Joyful scenes as king weds

Kwa-Zulu Natal


Durban - It was a fusion of two rich cultures as members of the royal Zulu and Swati families became one on Saturday.

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King Goodwill Zwelithini kisses his new wife, Queen Zola Mafu, 27, his sixth wife, at their traditional wedding ceremony at Ulundi Regional Sports Ground in Ulundi. Photo: Bongani MbathaKing Goodwill Zwelithini, second left, with guests Winnie Madikizela-Mandela, President Jacob Zuma and KZN Premier Senzo Mchunu. Photo: Bongani Mbatha

King Goodwill Zwelithini wed his sixth wife, Queen Zola Mafu, 27, at the Ulundi Regional Sports Ground. More than 20 000 people gathered to catch a glimpse of the traditional Zulu wedding, with others who weren’t accredited being turned away.

The wedding took place amid tight security, with guests going through security checks and having their bags searched for weapons. Sniffer dogs were used to comb the sports ground, while guards from MDM Risk Management Services provided security.

President Jacob Zuma arrived by helicopter wearing full Zulu regalia and holding a spear. He took his seat in the VIP marquee next to Prince Mangosuthu Buthelezi and KwaZulu-Natal premier Senzo Mchunu. Also among the guests was Winnie Madikizela-Mandela.

Zuma joined thousands of amabutho, or members of Zulu regiments, and sang songs while waiting for the king and queen to arrive. Their arrival was signalled by the sound of roaring motorbike engines.

As the nuptials began, spectators ululated at the sight of the king and his new queen.

Bare-breasted maidens sang “Nangu mama, woza uzobona”, which means “here comes our mother – come and see”.

The bride wore a snow-white goat’s-hair ruff over her traditional costume, and was barefoot, with dried coccoons around her ankles that rattled when she danced.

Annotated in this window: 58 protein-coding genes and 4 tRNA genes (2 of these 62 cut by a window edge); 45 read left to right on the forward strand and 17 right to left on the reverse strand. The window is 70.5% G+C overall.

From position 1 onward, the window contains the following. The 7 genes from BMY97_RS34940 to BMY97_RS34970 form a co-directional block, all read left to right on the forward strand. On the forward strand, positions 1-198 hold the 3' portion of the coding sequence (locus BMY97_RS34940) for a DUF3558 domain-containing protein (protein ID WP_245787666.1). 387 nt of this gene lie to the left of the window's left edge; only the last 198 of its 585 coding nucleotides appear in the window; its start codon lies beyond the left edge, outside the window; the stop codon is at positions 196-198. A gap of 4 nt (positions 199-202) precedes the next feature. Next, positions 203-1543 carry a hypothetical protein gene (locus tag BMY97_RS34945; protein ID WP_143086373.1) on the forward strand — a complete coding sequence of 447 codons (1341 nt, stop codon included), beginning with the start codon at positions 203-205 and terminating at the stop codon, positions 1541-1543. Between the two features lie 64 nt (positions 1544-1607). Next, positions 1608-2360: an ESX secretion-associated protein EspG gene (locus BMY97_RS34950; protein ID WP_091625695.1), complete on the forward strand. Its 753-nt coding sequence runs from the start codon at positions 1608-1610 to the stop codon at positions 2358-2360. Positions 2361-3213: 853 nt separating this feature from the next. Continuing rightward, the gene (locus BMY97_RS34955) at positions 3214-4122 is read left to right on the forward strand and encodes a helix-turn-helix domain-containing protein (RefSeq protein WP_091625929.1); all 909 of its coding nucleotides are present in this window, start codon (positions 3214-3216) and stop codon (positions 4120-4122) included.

She was glowing, and remained radiant throughout the lengthy celebrations. King Goodwill, too, appeared happy and relaxed.

Queen Mafu sang special songs with her troupe of Zulu maidens, while Mangosutho Buthelezi – dressed in a black polo neck, traditional fur headband and fur skirt – led a Zulu regiment in song and dance.

Approaching the queen mother Mavis Zungu with her eyes lowered in respect, the new young bride presented her with a leopard-print blanket.

Members of the bride’s family then came forward to present gifts of their own, including handwoven grass mats and a bed.

Each stage of the proceedings was greeted with ululation from the thousands of spectators, and the mood was one of joyous celebration.

Festivities began on Friday night, when women brewed traditional Zulu beer and men slaughtered more than 100 cows.

The cows were gifts from various businessmen, as well as amakhosi.

Durban businessman Vivian Reddy, a guest at the wedding, congratulated the royal couple.

“My relationship with his family spans 30 years, and his celebrations are mine and his pains are mine, as I regard him as part of my family,” said Reddy.

The businessman would not divulge what gift he had bought for his long-time friend.

A source told the Sunday Tribune that Zuma had personally bought the king a present.

“He bought him a gift in his personal capacity, and he received a gift from the state.”

Daniel Seah from the International Enterprise of Singapore arrived carrying a bottle of Veuve Clicquot Rose Champagne.

“I wish him a happy marriage and a happy birthday,” said Seah.

Festivities carried on today as the king celebrated his 60th birthday, and a traditional ceremony called umabo took place at Ondoni Royal Palace, where the new queen will take up official residence.

Zwelithini married Queen Nompunelelo Mchiza 22 years ago.

At the tender age of 17, Mafu was chosen to be the king’s future wife in 2004. She gave birth to Prince Nhlendla in 2005.

Sunday Tribune

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